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1 Capt. By th' mass, a good round virgin; Eum. He must lie with you, lady. And, at first sight, resembling. She's well Court. Let him; hie's nol ihe first man I cloath'd too.

have lain with, Eum. But is she sound?

Nor shall not be the last. 2 Capt. Of wind and limb, I warrant her. Eum. You are instructed, lady?

Enter Memnon. Court. Yes; and know, Sir,

2 Capt. He comes; no more words; [her! How to behave myself, ne'er fear.

She has her lesson throughly. How he views Eum. Polybius,

Eum. Go forward now; so! bravely; stand! Where did he get this vermin?

Mem. Great lady, i Capt. Hang him, badger!

How humbly I am boundThere's not a hole free from hin; whores Court. You shall not kneel, Sir. (soldier; and whores' mates

Come, I have done you wrong. Stand, mý Do all pay him obedience.

And thus I make amends.

[kisses him. Eum. Indeed, i'th' war

Eum. A plague confound you!
His quarter was all whore, whore upon whore, Is this your state?
And lin'd with whore. Beshrew me, 'tis a fair 2 Capt. 'Tis well enough.
whore.

Mem. Oh, lady,

[beauty, 1 Capt. She has smock'd away her blood : Your royal hand, your hand, my dearesi but, fair or foul,

Is more than I must purchase! Here, divine Or blind or lame, that can but lift her leg up, I dare revenge my wrongs.—Ha ! [one, Comes not amiss to him; he rides like a night i Capt. A damn'd foul one. All ages, all religions.

[mare, Eum. The lees of bawdy prunes, so mourning Eum. Can you state it?

gloves! Court. I'll make a shift.

All spoil'd, by Heav'n. The lees of lawdy prewns ) This reading obtained till 1750; when the modest and judicious Editors of that æra chose to substitute breuis for prewns. Though they may stand excused for not understanding the expression, bawdy PREWNs, whence had they the right of introducing lirewis, without the least notice given to their readers? That prunes is the right word (while breuis is devoid of meaning) appears bevond a doubt. Memnon, taking the hand of the counterfeit princess, expresses a surprise; which Eumenes explains the cause of, by supposing he had discovered the lees of tawdy Prawns upon it. Steued prewens were the constant appendages of a brothel in our Authors

' time: The last Editor of Shakespeare, in his notes on the First Part of Henry IV. act iii. scene iii. furnishes the following proofs of this fact:

• Dr. Lodge, in his pamphlet called Wit's Miserie, or the World's Madnesse, 1596, describes a bawd thus: • This is shee that laies wait at all the carriers for wenches new come

up to London; and you shall know her dwelling by a dish of stew'd prunes in the window, “ and two or three fleering wenches sit knitting or sowing in her shop.

• In Measure for Measure, act ii. the male bawd.excuses himself for having admitted El• bow's wife into his house, by saying, that she came in great with child, and longing for stew'd prunes, which stood in a dish,' &c.

• Slender, who apparently wishes to recommend himself to his mistress by a seeming propensity to love as well as war, talks of having measured weapons with a fencing-master for a dish of steu'd prunes.'

• In another old dramatic piece, entitled, If this be not a Good Play the Divel is in it, • 1613, a bravo enters with money, and says, “ This is the pension of the stews, you need not “ untie it; 'tis stew-money, Sir, stew'd prune cash, Sir.'

• Among the other sins laid to the charge of the once celebrated Gabriel Hervey, by his antagonist Nash, 'to be drunk with the sirrop or liquor of stew'd prunes,' is not the least insisted on.

• In The Knave of Hearts, a collection of satirical poems, 1612, a whoring knave is mentioned, as taking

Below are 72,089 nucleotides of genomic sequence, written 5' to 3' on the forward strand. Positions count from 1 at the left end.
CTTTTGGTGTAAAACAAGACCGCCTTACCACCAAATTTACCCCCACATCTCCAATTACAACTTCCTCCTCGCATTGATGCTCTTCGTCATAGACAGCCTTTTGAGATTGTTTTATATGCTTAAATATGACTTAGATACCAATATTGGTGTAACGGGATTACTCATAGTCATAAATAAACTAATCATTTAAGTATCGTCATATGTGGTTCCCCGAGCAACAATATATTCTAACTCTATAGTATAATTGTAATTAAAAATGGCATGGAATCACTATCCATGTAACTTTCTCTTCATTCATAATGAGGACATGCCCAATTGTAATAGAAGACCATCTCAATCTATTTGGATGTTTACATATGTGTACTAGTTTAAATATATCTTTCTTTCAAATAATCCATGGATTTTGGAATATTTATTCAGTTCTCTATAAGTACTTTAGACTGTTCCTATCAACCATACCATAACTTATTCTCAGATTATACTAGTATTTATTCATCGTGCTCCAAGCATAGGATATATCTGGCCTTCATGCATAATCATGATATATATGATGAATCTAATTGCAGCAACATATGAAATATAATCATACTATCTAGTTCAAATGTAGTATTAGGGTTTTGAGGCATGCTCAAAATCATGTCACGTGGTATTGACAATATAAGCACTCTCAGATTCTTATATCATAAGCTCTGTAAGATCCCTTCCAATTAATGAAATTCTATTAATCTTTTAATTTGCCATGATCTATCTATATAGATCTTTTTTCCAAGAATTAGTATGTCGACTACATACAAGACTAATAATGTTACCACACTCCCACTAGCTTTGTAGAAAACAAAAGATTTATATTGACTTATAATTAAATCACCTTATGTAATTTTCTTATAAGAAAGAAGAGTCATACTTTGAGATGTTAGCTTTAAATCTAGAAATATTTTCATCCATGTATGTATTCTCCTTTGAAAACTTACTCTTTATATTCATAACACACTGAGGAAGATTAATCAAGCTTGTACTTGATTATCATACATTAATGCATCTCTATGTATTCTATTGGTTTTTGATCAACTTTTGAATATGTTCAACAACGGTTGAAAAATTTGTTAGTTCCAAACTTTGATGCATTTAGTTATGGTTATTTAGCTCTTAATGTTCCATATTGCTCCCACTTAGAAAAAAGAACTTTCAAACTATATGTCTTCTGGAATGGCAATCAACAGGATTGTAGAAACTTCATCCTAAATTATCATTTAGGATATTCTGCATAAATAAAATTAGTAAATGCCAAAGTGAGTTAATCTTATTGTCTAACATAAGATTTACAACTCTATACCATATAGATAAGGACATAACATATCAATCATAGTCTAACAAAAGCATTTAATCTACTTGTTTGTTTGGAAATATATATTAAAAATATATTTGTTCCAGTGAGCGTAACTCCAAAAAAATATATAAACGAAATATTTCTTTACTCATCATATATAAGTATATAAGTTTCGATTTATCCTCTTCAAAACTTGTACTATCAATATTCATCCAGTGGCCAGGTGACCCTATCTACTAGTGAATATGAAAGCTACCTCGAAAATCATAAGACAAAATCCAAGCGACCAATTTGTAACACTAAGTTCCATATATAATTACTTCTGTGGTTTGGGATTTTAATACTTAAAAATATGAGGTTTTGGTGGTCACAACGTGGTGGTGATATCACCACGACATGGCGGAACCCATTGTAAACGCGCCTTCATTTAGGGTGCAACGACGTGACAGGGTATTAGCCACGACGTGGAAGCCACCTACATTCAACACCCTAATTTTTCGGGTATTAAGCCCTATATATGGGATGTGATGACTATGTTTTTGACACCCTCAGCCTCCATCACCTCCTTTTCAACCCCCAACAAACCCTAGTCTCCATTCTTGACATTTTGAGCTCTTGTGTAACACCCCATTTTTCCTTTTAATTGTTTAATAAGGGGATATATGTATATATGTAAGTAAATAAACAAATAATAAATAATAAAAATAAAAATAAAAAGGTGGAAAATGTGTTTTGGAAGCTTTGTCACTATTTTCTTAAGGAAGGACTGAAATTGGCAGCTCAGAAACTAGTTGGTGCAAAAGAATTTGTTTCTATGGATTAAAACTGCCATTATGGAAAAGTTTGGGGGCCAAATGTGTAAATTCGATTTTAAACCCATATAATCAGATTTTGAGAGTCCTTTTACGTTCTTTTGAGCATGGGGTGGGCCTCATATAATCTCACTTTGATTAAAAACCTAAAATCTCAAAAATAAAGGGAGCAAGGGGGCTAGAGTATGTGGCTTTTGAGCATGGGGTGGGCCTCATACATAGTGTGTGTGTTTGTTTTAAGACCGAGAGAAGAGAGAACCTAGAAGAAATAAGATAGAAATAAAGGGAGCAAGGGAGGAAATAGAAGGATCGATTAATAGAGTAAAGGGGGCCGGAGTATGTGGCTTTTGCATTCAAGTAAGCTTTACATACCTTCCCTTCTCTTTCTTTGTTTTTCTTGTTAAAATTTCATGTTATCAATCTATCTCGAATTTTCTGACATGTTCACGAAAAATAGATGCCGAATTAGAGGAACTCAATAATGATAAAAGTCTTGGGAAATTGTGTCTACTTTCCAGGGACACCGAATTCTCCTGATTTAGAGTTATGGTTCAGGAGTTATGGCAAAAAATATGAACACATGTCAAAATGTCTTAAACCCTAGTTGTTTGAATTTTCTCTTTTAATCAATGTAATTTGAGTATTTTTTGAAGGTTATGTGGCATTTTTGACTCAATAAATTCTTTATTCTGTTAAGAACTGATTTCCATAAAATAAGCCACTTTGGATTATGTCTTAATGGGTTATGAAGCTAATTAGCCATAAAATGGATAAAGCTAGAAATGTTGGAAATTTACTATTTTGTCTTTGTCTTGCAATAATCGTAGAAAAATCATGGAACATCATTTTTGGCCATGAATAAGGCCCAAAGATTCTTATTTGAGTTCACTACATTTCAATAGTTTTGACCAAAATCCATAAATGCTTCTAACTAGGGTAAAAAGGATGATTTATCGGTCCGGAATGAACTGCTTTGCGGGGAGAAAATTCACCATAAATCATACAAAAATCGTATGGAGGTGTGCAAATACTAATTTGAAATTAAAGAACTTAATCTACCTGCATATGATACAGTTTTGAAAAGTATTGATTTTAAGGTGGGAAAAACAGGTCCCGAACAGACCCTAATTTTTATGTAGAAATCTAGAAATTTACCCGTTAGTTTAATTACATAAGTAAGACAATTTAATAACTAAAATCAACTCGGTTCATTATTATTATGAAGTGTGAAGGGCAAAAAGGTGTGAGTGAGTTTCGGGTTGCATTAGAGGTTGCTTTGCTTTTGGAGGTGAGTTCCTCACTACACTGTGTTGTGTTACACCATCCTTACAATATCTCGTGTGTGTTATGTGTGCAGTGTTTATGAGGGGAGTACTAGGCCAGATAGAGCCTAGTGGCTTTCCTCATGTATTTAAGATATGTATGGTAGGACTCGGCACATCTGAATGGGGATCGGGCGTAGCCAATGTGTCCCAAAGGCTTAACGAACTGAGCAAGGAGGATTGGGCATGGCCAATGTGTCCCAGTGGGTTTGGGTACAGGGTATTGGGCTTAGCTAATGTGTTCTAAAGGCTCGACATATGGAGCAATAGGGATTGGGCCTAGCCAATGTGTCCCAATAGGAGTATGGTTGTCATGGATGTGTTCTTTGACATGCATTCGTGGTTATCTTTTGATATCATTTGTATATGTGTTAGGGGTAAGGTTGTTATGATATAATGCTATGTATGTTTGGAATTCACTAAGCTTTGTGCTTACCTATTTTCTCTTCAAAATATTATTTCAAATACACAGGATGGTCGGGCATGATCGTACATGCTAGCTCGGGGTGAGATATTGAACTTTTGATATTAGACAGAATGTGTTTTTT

• Burnt wine, stew'd prunes, a punk to solace him.' • In The Knave of Spades, another collection of the same kind, 1011, is the following description of a wanton inveigling a young man into her house;

He to his liquor falls,
• While she unto her maids for cakes,

Stew'd prunes, and pippins, calls.' • So, in Every Woman in her Humour, a comedy, 1619. •To search my house! I have “no varlets, no stew'd prunes, no she fiery,' &c.

The passages already quoted are sufficient to shew that a dish of stew'd prunes was not only the ancient designation of a brothel, but the constant appendage to it. From A Treatise on the Lues Venerea, written by W. Clowes, one of her majesty's

surgeons,

Mem. Ha! who art thou?

He'll do you reverence; else i Capt. A shame on you,

Court. I beseech your lordship You clawing scabby whore!

Eum. He'll tear her all to pieces.61 Mem. I say, who art thou?

Court. I am no princess, Sir. Eum. Why, 'tis the princess, Sir.

Mem. Who brought thee hither? Mem. The devil, Sir!

2 Cape. If you confess, we'll hang you. 'Tis soine rogue thing.

Court. Good my lord--Court. If this abuse be love, Sir,

Mem. Who art thou then? Or I, that laid aside my modesty

Court. A poor retaining whore, Sir, Eum. So far thou'lt never find it.

To one of your lordship's captains. Mem. Do not weep;

Mem. Alas, poor whore! For, if you be the princess, I will love you, Go; be a whore still, and stink worse. Ha, Indeed I will, and honour you, fight for you:

ha, ha!

[Exit Courtezan. Come, wipe your eyes. By Heav'n, she stinks! What fools are these, and coxcombs! Who art thou?

[Exit Memnon. Stinks like a poison'd rat behind a hanging. Eum. I am right glad yet, Woman, who art?-Like a rotten cabbage. He takes it with such lightness, 2 Capt. You're much to blame, Sir; 'tis i Capt Methinks his face too the princess.

Is not so clouded as it was. How he looks! Mem. How !

Eum. Where's your dead rat? She the princess?

2 Capt. The devil dine upon her! Eum. And the loving princess.

Lions? Why, what a medicine had he 1 Cupt. Indeed, the doting princess.

gotten Mom. Come hither once more;

To try a whore! The princess smells like morning's breath, pure amber,

Enter Stremon.
Beyond the courted India in her spices.-
Still a dead rat, by Heaven! Thou a princess? Stre. Here's one from Polydor stays to speak

Eum. What a dull whore is this?
Mem. I'll tell you presently;

Eum. With whom?

[been? For, if she be a princess, as she may be

Stre. With all. Where has the general And yet stink too, and strongly, I shall find He's laughing to himself extremely. her.

Eum. Come, Fetch the Numidian lion I brought over: I'll tell thee how ; I'm glad yet he's so merry. If she be sprung from th' royal blood—the